Tuesday, September 18, 2018

The Giver by Lois Lowry

Book 11 of 100 in the Great American Read list.

The Giver was a hugely influential novel at the forefront of a cultural shift and it set the scene for the dystopian genre to explode in volume and popularity. Outside of that context, there's not much else to recommend it.

What’s it about? Jonas lives in an idyllic but uninspiring community, where he is chosen to be the new Receiver of Memory. He will train with the old Receiver, who will now be known as The Giver. The Giver physically transfers ancient memories to Jonas. Memories of war, starvation and grief, but also sunshine, joy and love, none of which exist anymore. Then he discovers that when a person is “released” from the community, they are actually put to death with a lethal injection and Jonas has to escape from the shallow feeling community. He hopes that his escape will force people to shoulder the burden of the memories themselves.

The Giver is an allegorical tale intended to challenge young minds to think critically about the world around them and ask whether all is as it seems. And that’s why it’s on the list. The book has been taught in middle and high schools for a long time. For many Americans it’s the most complex book they’ve ever read and certainly the most complex one they’ve ever studied.

And maybe the book is really deep, if you’re twelve years old. It’s certainly shocking to some people, these parent reviews from Common Sense Media show some parents who believe the book to be promoting child murder. Which displays a depressing lack of critical thinking skills from the grown-ups.

Is it any good? Well, no. The world building has issues, there are inconsistencies, mysteries and the necessity to portray the community as dull, makes for some uninspiring and dreary chapters.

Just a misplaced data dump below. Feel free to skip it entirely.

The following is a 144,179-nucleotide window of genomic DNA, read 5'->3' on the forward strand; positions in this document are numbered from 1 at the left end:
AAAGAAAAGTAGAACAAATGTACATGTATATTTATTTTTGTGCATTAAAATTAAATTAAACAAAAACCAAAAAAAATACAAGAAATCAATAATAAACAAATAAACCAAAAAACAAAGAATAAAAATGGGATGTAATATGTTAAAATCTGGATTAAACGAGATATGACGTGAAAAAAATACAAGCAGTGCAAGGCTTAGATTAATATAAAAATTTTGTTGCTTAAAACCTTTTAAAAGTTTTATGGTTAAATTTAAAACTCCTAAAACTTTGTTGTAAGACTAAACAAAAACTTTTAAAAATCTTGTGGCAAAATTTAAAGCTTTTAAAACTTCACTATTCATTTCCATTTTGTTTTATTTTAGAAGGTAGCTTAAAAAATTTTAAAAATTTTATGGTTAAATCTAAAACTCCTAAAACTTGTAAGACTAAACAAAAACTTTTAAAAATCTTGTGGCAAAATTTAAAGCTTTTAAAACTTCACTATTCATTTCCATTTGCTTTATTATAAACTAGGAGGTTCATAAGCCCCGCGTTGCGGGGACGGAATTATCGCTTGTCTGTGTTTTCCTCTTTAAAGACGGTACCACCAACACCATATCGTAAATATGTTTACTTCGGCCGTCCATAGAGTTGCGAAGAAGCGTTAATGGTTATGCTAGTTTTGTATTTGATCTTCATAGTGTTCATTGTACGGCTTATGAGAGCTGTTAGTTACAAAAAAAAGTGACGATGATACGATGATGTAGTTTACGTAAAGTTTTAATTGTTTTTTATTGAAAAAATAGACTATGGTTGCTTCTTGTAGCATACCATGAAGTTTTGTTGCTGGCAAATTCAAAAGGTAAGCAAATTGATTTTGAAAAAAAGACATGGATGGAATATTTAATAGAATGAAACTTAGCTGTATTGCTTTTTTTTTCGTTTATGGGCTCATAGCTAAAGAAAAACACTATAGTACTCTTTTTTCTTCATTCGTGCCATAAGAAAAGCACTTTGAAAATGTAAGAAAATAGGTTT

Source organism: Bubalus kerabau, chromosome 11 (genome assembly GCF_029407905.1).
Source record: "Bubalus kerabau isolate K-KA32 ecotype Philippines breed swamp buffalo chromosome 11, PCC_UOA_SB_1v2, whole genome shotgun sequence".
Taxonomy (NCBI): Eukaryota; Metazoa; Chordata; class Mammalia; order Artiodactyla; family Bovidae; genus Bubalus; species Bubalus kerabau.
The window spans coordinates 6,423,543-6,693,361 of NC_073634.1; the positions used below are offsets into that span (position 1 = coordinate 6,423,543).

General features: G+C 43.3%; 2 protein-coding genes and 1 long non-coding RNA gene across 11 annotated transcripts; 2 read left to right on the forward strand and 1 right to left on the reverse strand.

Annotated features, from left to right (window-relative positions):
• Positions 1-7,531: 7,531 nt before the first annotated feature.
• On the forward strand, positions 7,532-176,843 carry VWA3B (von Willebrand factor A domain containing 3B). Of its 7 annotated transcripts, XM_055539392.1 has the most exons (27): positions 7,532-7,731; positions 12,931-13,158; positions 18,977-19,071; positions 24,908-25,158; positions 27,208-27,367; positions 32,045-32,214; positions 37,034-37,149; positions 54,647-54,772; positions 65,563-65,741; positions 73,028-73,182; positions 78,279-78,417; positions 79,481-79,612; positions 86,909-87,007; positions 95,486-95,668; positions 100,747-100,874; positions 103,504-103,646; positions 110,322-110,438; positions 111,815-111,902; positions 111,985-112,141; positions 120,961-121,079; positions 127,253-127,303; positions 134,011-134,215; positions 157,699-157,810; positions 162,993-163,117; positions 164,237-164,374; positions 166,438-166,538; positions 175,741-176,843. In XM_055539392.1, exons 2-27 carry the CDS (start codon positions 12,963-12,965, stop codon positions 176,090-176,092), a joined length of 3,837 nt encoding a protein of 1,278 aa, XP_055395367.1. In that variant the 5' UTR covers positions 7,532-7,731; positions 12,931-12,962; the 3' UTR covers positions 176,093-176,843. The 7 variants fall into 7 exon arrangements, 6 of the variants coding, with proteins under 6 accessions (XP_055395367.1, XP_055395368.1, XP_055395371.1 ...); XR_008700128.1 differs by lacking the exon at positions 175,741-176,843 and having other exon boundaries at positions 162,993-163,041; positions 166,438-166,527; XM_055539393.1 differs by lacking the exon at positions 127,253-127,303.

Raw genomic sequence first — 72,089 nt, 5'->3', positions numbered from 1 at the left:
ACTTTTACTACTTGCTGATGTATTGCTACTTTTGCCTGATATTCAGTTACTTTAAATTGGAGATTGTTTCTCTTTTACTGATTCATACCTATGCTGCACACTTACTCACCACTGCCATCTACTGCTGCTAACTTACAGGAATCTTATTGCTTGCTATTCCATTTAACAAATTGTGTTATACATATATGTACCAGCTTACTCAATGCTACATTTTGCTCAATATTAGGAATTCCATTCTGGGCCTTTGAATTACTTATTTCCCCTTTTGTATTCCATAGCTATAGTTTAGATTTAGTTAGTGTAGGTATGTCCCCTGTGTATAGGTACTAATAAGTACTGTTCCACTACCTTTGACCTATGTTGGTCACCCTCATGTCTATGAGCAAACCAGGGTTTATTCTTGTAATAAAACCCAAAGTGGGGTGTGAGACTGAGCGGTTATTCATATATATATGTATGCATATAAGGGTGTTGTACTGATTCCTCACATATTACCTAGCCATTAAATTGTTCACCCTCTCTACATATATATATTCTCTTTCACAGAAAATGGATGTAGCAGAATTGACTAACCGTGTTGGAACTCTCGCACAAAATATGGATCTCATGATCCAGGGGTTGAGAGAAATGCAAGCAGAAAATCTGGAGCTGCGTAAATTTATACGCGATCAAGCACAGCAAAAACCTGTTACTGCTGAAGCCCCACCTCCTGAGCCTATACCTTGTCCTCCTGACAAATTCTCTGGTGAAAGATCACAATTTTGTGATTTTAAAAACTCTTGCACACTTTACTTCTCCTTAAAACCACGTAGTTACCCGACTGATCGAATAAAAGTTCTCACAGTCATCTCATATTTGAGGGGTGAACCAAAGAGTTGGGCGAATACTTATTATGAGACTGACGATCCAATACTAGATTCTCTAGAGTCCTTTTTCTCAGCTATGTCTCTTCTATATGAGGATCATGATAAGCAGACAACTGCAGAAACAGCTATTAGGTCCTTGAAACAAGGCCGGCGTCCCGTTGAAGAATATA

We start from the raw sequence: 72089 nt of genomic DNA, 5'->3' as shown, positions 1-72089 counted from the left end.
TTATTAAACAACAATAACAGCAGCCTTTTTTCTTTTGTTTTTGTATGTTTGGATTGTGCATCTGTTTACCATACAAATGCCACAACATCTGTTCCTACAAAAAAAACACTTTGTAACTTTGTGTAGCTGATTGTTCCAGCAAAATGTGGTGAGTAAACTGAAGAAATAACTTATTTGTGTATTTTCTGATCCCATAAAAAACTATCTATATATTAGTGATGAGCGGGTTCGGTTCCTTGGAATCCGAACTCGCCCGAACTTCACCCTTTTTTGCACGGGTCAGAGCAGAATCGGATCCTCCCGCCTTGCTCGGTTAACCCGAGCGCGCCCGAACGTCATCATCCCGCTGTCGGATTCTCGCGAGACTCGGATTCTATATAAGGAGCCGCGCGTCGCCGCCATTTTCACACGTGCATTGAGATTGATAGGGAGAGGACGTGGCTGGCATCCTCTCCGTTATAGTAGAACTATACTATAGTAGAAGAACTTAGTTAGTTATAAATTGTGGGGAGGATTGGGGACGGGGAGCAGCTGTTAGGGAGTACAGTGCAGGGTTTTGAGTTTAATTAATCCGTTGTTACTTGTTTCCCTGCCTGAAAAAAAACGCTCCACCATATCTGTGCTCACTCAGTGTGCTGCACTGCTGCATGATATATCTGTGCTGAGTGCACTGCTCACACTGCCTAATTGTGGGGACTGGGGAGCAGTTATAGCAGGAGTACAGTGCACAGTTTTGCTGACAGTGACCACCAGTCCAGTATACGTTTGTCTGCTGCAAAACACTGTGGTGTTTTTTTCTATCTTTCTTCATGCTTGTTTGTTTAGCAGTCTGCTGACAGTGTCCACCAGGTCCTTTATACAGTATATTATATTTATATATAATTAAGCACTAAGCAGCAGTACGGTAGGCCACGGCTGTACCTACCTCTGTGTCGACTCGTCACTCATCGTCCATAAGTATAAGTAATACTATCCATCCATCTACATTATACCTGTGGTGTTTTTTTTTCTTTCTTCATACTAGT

The book is sparse on detail, there is no explanation of how the community came to exist, or how the science works that suppresses their feelings to the point that they cannot see color. How do they control the weather around the town? Where are the animals? How do you transfer memories to someone with a touch? Why doesn’t it work on everyone? How does a Receiver just shed memories with distance? And how do the memories “go back” to the people of the community, who never had them in the first place?

A similar annoyance for me was the concept of “Precision of Language”. If the community is invested in using precise language and they have no books or memories of any community other than their own, then why do they even have words like “love” and “starving”? It doesn’t seem very precise.

Nor does it seem so bad in this dystopia. Everyone is safe, content, well fed and industrious. Very few people want to escape this emotional lock-down because they don’t perceive it. This isn’t The Hunger Games or 1984, no-one is oppressed. Yes, some rule breakers, non-thriving babies and the old at the end of their lives are “released”. But in the real world babies and elderly people die of neglect every day and there are thousands of people in American jails awaiting execution. Don’t get me wrong, the father who kills the newborn baby is horrifically psychotic. But the elderly all seem happy to have a celebration of life party and be released.

I think I am too old for The Giver. I have too much experience of real life, of how this genre of stories work and of human weakness. Plus, there are just better built dystopias these days.